This week I will be leading a delegation of development partners and country representatives of United Nations agencies to eight counties in northern Kenya to meet the leadership and residents of these mostly impoverished regions. This high-powered delegation is partnering with the Frontier Counties Development Council (FCDC), an association of eight counties, to find ways of leap frogging development to compensate for decades of neglect.
Despite the levelling effect of devolution, data collected by other institutions shows that the northern part of Kenya has a long way to go to catch up with the rest of the country.
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The impact of climate change leading to prolonged periods of drought has only made it more difficult for the residents of the region. In fact, though not widely discussed, the drought and its consequences over the last years have become the single most important push factor for people to migrate.
This migration forces mostly the youth to seek livelihoods in major towns or in some cases, join the migration of mystery where many take hazardous journeys to Europe to seek better lives. In some cases, the youth in northern Kenya have become a potential source of recruitment for extremist militant groups like Al Shabaab.
For economic transformation to take place, the funds devolved through the shareable revenues alone are not enough. The northern parts of Kenya needs something similar to the Marshal plan implemented in Germany after the Second World War. Most counties currently are drafting their county integrated development plans (CIDPs).
Merely having a CIDP is not sufficient enough to catapult the Northern Frontier counties to a respectable level of development. The National government has beautiful futuristic development agenda such as vision 2030, the Lapsset and other medium-term development plans, but generally these plans lack coherence and, in any case, they are hardly embedded in the CIDPs. For sustainable development to be achieved, the major ingredients for development plans must all be well fitted.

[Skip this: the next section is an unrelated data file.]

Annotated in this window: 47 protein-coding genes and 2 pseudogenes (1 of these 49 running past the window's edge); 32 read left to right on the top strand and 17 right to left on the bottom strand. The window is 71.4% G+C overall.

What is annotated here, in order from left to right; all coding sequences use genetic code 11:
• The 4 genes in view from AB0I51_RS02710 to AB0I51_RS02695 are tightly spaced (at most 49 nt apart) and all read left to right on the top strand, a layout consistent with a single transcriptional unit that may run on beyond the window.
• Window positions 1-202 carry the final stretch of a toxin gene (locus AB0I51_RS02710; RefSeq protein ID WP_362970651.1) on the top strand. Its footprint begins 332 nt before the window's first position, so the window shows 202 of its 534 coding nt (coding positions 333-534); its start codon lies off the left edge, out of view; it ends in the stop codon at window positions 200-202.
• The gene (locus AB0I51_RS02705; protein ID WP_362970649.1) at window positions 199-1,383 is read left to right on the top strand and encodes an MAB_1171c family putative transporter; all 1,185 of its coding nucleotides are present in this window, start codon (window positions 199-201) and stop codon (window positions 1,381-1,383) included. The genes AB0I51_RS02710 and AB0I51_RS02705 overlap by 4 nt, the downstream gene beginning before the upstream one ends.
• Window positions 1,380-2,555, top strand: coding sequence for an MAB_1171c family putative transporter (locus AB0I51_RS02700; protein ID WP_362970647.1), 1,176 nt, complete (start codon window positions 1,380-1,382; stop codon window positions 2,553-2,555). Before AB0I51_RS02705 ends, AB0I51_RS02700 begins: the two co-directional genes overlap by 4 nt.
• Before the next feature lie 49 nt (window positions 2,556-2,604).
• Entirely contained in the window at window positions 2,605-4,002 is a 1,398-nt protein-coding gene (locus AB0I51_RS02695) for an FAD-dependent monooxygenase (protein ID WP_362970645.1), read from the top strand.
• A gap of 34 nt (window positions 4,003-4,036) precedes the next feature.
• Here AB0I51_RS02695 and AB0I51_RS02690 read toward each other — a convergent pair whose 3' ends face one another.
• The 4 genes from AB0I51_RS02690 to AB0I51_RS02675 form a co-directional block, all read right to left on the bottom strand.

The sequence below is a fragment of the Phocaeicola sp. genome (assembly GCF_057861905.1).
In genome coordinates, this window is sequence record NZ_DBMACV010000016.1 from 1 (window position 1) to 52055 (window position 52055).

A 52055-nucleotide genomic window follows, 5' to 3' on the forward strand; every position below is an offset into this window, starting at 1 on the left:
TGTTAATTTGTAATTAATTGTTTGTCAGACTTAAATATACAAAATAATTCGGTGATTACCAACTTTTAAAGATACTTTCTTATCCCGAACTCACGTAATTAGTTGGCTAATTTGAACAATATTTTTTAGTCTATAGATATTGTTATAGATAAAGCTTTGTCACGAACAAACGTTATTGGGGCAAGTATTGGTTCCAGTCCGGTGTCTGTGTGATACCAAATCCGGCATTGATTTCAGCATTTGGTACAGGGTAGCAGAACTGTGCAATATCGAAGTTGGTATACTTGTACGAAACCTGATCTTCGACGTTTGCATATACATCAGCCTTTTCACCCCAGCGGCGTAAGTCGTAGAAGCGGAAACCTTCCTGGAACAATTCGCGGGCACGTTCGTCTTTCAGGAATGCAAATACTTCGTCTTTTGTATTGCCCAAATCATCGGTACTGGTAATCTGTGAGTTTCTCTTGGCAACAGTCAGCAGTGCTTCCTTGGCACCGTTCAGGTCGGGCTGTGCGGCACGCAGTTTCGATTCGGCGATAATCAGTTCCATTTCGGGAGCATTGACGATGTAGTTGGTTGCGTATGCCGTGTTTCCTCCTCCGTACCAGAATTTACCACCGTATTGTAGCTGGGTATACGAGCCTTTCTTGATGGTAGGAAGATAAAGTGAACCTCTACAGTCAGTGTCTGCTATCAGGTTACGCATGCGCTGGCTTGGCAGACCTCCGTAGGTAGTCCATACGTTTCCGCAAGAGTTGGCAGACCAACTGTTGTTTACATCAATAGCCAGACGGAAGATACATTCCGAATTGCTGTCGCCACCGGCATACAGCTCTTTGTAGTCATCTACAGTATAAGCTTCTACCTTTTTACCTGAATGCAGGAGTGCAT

The basic necessities such as water, health care and food security are dependent on secondary development necessities such as electricity, mobile network and affordable access to internet. These secondary necessities are ingredients for putting up transformative economic activities.
The Ministry of Industrialization and Enterprise development recently launched ‘Kenya’s Industrial Transformation Programme’ where most counties in North were considered in that policy document for developing the livestock sector, in particular, putting value addition on the leather industry. But this requires crucial inputs such electricity, telephone network coverage and technical skills, all of which are in short supply in Northern Kenya.
A study commissioned by the Communications Authority of Kenya (CA) showed that more than 90 per cent of the northern part of Kenya is not covered by the 3G internet service. Fortunately, the World Bank in conjunction with the FCDC and the National government has planned to invest close to Sh1.2 billion for infrastructural projects such as construction of the Isiolo Mandera road and putting up off grid electrical services for the residence of northern Kenya. Once again, even such a huge investment must be part of a mega master-plan where all development programmes are interlinked and the counties also are involved in the planning process.
Despite the gloomy picture, most county governments have managed to bring development to their people. With the little resources given through the national treasury counties such as Mandera, Wajir and Marsabit have managed to tarmac the roads in their major towns and services have been brought closer to the people.
Counties like Isiolo and Marsabit are already embarking on aligning their CIDPs to President Uhuru Kenyatta’s Big Four agenda. In Marsabit County, the governor is already putting over 10,000 people on universal health care.
The Governor of Isiolo intends by the end of his term to have all the residents under universal health coverage. All these plans of course will put a strain on the meagre resources that the counties have under their control. The partners' visit is expected to help these counties to meet some of the primary but essential goals such as health care and provision of water.